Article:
The all-hands meeting has become a staple event for many of the top companies in the world. Why? Well, these sessions aim to get everyone on the same page in one fell swoop. Large all-hands and town-hall meetings provide a forum for leadership to connect with employees at every level.
At their best, all-hands meetings foster an important two-way dialogue about anything pertinent to company operations and performance. But it’s no easy feat organizing and pulling off a successful, large meeting. And an unproductive all-hands meeting is costly; just consider the number of people in attendance, their salaries and the amount of time they’re attending the meeting instead of working. Needless to say, it’s in companies’ best interest to optimize each all-hands meeting for the sake of their bottom line—and company culture.
Overcoming challenges associated with modern all-hands meetings is entirely possible, provided you have the right technology on your side, and you’ve prepared amply ahead of the big day.
Incorporating Remote Participants
Nearly two-thirds of companies today employ remote workers. This number will likely only be increasing over time, as technology makes it possible for people to work from remote job sites or even their own homes. But there’s a catch: As Inc. reports, 60 percent of workers “do not even know what the company’s vision is.” This becomes a major problem for remote workers in particular because they may be facing a geographical disconnect as well as an ideological one.
It’s imperative to make sure all remote attendees can see, hear and submit responses during an all-hands meeting. Test-run technology ahead of the big day and assign someone local to monitor the remote experience throughout the meeting. This will help make the experience worthwhile for people attending the meeting in person and via videoconferencing technology.
Ensuring Everyone’s Voice Is Heard
All-hands meetings enable company leadership to communicate with employees at large. But it’s just as important to collect feedback and insights from workers at every level. In a large group setting, this can be tricky, as it’s not feasible to “pass the mic” to everyone in attendance.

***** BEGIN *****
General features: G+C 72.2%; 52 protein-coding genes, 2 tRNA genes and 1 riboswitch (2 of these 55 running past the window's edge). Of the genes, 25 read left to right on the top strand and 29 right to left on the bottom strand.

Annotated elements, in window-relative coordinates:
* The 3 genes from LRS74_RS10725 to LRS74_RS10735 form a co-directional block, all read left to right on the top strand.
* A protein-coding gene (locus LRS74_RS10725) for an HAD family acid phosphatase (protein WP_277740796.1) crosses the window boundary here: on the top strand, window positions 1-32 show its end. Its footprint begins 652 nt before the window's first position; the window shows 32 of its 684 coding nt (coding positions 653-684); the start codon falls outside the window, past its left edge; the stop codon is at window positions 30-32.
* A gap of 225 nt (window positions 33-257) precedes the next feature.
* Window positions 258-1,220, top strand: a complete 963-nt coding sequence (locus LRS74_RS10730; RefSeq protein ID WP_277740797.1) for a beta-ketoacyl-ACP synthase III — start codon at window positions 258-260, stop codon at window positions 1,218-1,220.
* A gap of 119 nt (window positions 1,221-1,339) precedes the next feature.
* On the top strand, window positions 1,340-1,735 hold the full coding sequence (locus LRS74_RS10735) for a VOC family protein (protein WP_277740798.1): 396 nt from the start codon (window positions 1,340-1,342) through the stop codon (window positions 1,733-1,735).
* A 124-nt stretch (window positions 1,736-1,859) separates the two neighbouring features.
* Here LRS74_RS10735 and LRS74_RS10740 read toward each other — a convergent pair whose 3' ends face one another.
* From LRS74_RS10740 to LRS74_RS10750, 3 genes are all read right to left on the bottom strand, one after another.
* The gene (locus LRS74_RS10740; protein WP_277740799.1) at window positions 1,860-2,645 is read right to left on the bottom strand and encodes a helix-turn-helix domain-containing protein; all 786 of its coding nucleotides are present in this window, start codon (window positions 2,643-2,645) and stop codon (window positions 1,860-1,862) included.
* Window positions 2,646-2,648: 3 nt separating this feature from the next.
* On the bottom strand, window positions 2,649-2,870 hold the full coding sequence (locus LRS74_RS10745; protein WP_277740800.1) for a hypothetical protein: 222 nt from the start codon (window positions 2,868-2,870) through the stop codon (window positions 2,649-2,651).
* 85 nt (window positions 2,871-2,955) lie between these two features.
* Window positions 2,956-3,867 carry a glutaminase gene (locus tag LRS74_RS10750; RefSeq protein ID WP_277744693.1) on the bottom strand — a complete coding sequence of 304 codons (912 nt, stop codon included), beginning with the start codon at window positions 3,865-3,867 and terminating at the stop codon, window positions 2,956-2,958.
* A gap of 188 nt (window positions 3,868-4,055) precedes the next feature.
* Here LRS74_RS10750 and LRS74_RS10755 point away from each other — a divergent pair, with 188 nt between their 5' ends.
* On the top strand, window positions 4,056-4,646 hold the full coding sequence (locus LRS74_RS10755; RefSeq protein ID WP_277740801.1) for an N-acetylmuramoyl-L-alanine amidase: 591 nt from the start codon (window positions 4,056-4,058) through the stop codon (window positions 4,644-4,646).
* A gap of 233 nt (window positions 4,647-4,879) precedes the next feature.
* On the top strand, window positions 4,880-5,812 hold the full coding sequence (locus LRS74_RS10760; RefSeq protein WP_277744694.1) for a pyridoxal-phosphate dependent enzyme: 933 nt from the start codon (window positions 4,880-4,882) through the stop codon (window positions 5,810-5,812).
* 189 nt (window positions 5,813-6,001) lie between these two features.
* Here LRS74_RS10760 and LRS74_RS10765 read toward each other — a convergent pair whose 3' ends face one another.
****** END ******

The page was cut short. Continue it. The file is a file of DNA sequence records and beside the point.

Consider these all-hands meeting ideas for engaging employees using audience response technology:
- Host an open-ended brainstorming session.
- Facilitate a real-time Q&A session with company leaders.
- Ask employees to rank company activities, goals or values.
- Use clickable images to gauge employee opinion.
- Provide multiple-choice brain teasers throughout the meeting.
- Create a voting-based game.
During a question-and-answer session, for example, attendees can use their mobile devices to submit questions and comments. Audience members can also upvote the submissions they like so they rise to the top, meaning company leadership can see and address the most pressing questions.
The takeaway is: Companies absolutely need a way to facilitate two-way communication and collect valuable feedback from employees, no matter which format they utilize.
Accommodating Attention Span Limits
When you host an all-hands meeting, you’re really competing against the clock. Humans have finite attention spans—and this phenomenon is compounded by the fact that employees are often eager to return to work, take lunch or leave for the day.
One way to combat wandering attention is to insert plenty of variation into meetings. Etsy does so by having employees “open” for the meeting as if it were a concert. Inviting outside speakers in is also a welcome change of pace. Keep it fresh so people will pay attention.
Encouraging Truthful Feedback
The most important byproduct of an effective all-hands meeting is honest feedback; this will help leaders make important decisions with employees’ insights in mind. Anonymity is key, so make sure you provide the opportunity to offer feedback without a name attached.
Planning and utilizing response technology to the maximum goes a long way in overcoming challenges associated with all-hands meetings today.